New technologies have enabled innovations in the ways in which we create knowledge, access information, and engage with our heritage. These changes also affect the public, which is not just leaving digital traces, but increasingly playing a part in contributing to knowledge production. The OII is charting the ongoing digital transformations of the sciences, social sciences, arts and humanities, and their implications.
Oxford Digital Ethnography Group Seminar Series
This seminar series gathers leading scholars and practitioners to reflect on how ethnography is adapting to the study of heavily-mediated worlds.
Aiming to make Oxford's extraordinary library and museum collections, more accessible for teaching and research through digitisation (both 2D and 3D) and bringing these resources into a single intuitive interface.
TIDSR Impact Toolkit
This toolkit is designed as an easy to use guide to measuring the various impacts of online scholarly resources. (Offsite link)
Video: Knowledge Machines: Digital Transformations of the Sciences and Humanities
How have digital technologies changed research practices in the sciences, social sciences, and humanities?
5 things that must change for more gender parity in business THE GIST: The state of gender parity in the modern workplace is alarming. Progress...
We’re very pleased that all of the project case studies are now available to read online. We posted before about the first five case...
On 11 November the IHR held a workshop, ‘An Introduction to Web Archiving for Historians‘, for which we welcomed back two old friends from...
The term card for the Michaelmas OxDEG Digital Ethnography sessions is out. We look forward to seeing you there! Click the image to download...
We are delighted that we can now make available five of the case studies written by researchers across the humanities and social sciences. More...
How does crowdsourcing work? Who gets involved and why? Can non-experts provide useful and high quality tags for important art works? These are some of...
Our third event at the Ashmolean‘s LiveFriday event in May was an Object Apothecary, dispensing prescriptions for events and experiences in the Museum to...
This research cluster brings together researchers whose work is aimed at understanding the impacts of digital technologies on scholarly and public engagement with knowledge, arts, culture and heritage. Our work has involved physicists, marine biologists, historians, theatre companies, film makers, scholarly archives, major libraries, museums, universities, crowdsourcing projects and the BBC in research projects at the forefront of understanding this shifting landscape.
Kathryn Eccles has research interests in the impact of new technologies on Humanities scholarship, and the re-organisation of cultural heritage and higher education in the digital world.
Isis is a cultural sociologist focusing on emerging practices associated with networked technologies. She is currently researching microwork and virtual production networks in Sub-Saharan Africa and Southeast Asia.
Bernie Hogan has interests in social networks, human-computer interaction, methodology (eg reliable capture of online networks, and networks in interviews), social informatics, quantitative analysis, everyday life, and social accessibility.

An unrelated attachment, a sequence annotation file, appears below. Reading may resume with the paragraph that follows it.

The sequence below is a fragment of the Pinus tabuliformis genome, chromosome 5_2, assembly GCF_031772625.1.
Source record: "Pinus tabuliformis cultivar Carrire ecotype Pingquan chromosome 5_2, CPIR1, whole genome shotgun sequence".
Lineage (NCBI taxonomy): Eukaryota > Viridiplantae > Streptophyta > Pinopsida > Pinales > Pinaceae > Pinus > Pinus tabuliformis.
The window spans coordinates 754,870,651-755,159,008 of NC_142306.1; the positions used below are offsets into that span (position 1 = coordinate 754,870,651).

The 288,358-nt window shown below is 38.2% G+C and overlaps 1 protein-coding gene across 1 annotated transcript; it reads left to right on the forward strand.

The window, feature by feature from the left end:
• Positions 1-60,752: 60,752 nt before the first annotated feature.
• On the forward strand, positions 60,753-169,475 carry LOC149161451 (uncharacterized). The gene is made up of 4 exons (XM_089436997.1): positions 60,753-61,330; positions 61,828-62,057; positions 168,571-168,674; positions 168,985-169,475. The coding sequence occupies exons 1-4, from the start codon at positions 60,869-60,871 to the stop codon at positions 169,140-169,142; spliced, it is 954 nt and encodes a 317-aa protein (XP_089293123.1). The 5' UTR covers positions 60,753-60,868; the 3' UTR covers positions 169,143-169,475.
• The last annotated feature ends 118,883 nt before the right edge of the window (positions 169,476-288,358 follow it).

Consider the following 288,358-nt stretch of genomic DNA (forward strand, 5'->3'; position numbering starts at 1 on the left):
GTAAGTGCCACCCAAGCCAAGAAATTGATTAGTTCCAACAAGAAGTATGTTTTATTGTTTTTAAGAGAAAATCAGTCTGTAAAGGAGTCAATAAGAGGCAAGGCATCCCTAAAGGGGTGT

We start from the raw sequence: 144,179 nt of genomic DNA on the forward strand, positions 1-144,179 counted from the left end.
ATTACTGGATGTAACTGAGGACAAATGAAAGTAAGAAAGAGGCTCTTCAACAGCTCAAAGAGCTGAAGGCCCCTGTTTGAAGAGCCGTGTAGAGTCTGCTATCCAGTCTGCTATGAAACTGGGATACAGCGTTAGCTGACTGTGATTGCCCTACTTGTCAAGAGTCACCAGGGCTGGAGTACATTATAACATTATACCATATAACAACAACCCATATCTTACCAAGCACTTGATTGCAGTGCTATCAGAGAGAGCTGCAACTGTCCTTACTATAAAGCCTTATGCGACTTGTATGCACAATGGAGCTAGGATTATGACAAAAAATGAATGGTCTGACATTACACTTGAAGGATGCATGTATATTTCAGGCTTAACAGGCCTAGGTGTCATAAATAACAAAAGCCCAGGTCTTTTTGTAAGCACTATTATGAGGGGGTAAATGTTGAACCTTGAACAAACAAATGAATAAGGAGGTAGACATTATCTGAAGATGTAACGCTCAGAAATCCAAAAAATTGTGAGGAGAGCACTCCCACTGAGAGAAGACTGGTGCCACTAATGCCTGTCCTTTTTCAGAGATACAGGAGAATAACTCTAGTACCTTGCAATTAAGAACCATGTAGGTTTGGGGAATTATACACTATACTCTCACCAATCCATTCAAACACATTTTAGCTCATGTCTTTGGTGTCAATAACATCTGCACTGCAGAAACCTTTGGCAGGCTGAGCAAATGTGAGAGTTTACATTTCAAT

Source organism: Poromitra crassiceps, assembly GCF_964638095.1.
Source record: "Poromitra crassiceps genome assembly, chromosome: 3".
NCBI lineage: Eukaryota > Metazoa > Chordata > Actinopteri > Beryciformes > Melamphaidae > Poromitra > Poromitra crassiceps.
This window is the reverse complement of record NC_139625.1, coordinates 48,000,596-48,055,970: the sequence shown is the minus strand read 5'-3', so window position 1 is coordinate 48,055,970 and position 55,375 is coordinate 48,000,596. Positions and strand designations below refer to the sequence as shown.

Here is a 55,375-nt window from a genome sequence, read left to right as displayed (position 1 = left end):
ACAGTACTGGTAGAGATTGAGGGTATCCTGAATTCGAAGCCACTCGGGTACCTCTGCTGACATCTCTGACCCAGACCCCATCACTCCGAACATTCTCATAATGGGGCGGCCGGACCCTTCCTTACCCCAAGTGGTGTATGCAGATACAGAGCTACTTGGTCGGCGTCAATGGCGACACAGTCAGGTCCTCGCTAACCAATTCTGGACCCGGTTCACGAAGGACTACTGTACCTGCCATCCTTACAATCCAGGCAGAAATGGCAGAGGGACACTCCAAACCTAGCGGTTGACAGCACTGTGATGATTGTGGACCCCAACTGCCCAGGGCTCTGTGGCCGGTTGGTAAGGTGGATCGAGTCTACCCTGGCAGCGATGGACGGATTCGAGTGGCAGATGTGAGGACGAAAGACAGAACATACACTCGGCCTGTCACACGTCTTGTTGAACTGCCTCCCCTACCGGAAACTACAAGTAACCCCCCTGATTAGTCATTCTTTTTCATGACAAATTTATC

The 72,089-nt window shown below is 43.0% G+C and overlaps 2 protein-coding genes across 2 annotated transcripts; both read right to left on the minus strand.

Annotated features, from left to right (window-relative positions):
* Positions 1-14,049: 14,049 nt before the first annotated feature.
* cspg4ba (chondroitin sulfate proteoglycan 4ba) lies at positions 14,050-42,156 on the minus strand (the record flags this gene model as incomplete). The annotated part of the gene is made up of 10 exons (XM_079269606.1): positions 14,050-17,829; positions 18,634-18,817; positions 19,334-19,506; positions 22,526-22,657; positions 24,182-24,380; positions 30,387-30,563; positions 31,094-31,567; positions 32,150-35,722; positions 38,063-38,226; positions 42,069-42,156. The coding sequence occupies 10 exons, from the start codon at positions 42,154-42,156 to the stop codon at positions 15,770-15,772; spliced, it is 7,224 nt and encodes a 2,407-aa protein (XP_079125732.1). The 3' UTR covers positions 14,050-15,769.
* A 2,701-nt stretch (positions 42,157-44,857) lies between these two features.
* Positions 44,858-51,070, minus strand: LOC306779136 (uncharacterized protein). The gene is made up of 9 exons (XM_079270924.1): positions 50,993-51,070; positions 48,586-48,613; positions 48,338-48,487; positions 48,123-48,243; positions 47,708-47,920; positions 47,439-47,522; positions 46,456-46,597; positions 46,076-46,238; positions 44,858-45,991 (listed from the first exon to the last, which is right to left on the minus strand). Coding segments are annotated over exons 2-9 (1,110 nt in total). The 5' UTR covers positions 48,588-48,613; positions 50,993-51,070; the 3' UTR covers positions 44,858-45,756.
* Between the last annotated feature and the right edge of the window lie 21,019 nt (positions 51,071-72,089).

Eric T. Meyer is Professor of Social Informatics and Director of Graduate Studies. His research looks at the changing nature of knowledge creation in science, medicine, social science, arts, and humanities as technology is embedded in everyday practices.
An edited collection that argues that now is the time to question what we have learnt from the Web so far. The 12 chapters explore this topic from a number of interdisciplinary angles.
This book considers the transformations of research from a number of perspectives, drawing especially on the sociology of science and technology and social informatics.
Our taught courses are designed to provide students with the knowledge and skills to carry out qualitative data analysis of a variety of kinds of data (e.g. text, photos, videos) collected from both online and offline settings; experience analysing data both from traditional sources (Web of Knowledge, Scopus, etc.) and from alternative sources (Google, social media, Wikipedia, etc.); and to encourage students to develop a critical stance to their own research practice and the work of others.
This course critically examines the unprecedented opportunities and serious challenges inherent in big data approaches to advancing knowledge.
Ethnographic approaches to research are often employed in the study of ICTs. This course provides an overview of the ethnographic tradition and explores the new opportunities and challenges the Internet has presented for those interested in carrying out ethnography.
This course encourages students to develop a critical stance to their own research practice and the work of others. Alongside conceptual and theoretical discussions, students will obtain hands-on practice gathering qualitative data, particularly using digitally-mediated methods.
This course provides students with the knowledge and skills to carry out qualitative data analysis of a variety of kinds of data collected from online and offline settings.